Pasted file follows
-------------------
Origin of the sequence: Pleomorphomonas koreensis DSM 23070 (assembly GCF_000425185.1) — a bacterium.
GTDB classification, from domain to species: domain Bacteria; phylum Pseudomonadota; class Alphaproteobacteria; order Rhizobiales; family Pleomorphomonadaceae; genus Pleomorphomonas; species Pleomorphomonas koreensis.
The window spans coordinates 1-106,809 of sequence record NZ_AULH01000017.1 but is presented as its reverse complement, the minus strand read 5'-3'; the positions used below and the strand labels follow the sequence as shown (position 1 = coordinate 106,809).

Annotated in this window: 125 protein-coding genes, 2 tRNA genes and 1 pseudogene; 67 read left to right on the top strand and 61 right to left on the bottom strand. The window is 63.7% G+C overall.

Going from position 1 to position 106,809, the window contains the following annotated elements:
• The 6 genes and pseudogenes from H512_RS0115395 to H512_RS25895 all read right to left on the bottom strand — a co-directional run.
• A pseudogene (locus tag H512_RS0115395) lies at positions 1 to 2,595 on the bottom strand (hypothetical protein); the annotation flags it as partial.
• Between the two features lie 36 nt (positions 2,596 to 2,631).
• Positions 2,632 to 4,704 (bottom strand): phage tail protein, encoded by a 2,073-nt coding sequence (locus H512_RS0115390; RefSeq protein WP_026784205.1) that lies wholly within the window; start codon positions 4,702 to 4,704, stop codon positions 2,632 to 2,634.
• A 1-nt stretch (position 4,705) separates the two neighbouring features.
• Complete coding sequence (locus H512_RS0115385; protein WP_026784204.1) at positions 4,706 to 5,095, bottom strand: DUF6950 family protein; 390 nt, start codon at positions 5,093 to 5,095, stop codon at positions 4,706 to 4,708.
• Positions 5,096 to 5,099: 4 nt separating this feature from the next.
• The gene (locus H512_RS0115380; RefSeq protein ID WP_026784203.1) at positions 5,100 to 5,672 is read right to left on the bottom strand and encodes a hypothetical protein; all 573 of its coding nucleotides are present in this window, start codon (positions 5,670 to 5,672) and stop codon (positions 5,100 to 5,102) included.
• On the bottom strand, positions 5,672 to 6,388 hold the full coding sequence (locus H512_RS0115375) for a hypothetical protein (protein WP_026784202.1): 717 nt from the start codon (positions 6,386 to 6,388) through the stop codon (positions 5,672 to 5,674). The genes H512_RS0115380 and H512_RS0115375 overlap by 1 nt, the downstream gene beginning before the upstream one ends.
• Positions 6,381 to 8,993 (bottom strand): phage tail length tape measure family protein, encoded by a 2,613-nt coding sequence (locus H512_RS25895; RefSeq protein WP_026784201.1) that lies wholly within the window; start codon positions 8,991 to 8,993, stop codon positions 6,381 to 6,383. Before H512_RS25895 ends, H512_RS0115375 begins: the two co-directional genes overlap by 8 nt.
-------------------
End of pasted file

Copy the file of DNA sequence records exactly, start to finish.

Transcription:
Origin of the sequence: Pleomorphomonas koreensis DSM 23070 (assembly GCF_000425185.1) — a bacterium.
GTDB classification, from domain to species: domain Bacteria; phylum Pseudomonadota; class Alphaproteobacteria; order Rhizobiales; family Pleomorphomonadaceae; genus Pleomorphomonas; species Pleomorphomonas koreensis.
The window spans coordinates 1-106,809 of sequence record NZ_AULH01000017.1 but is presented as its reverse complement, the minus strand read 5'-3'; the positions used below and the strand labels follow the sequence as shown (position 1 = coordinate 106,809).

Annotated in this window: 125 protein-coding genes, 2 tRNA genes and 1 pseudogene; 67 read left to right on the top strand and 61 right to left on the bottom strand. The window is 63.7% G+C overall.

Going from position 1 to position 106,809, the window contains the following annotated elements:
• The 6 genes and pseudogenes from H512_RS0115395 to H512_RS25895 all read right to left on the bottom strand — a co-directional run.
• A pseudogene (locus tag H512_RS0115395) lies at positions 1 to 2,595 on the bottom strand (hypothetical protein); the annotation flags it as partial.
• Between the two features lie 36 nt (positions 2,596 to 2,631).
• Positions 2,632 to 4,704 (bottom strand): phage tail protein, encoded by a 2,073-nt coding sequence (locus H512_RS0115390; RefSeq protein WP_026784205.1) that lies wholly within the window; start codon positions 4,702 to 4,704, stop codon positions 2,632 to 2,634.
• A 1-nt stretch (position 4,705) separates the two neighbouring features.
• Complete coding sequence (locus H512_RS0115385; protein WP_026784204.1) at positions 4,706 to 5,095, bottom strand: DUF6950 family protein; 390 nt, start codon at positions 5,093 to 5,095, stop codon at positions 4,706 to 4,708.
• Positions 5,096 to 5,099: 4 nt separating this feature from the next.
• The gene (locus H512_RS0115380; RefSeq protein ID WP_026784203.1) at positions 5,100 to 5,672 is read right to left on the bottom strand and encodes a hypothetical protein; all 573 of its coding nucleotides are present in this window, start codon (positions 5,670 to 5,672) and stop codon (positions 5,100 to 5,102) included.
• On the bottom strand, positions 5,672 to 6,388 hold the full coding sequence (locus H512_RS0115375) for a hypothetical protein (protein WP_026784202.1): 717 nt from the start codon (positions 6,386 to 6,388) through the stop codon (positions 5,672 to 5,674). The genes H512_RS0115380 and H512_RS0115375 overlap by 1 nt, the downstream gene beginning before the upstream one ends.
• Positions 6,381 to 8,993 (bottom strand): phage tail length tape measure family protein, encoded by a 2,613-nt coding sequence (locus H512_RS25895; RefSeq protein WP_026784201.1) that lies wholly within the window; start codon positions 8,991 to 8,993, stop codon positions 6,381 to 6,383. Before H512_RS25895 ends, H512_RS0115375 begins: the two co-directional genes overlap by 8 nt.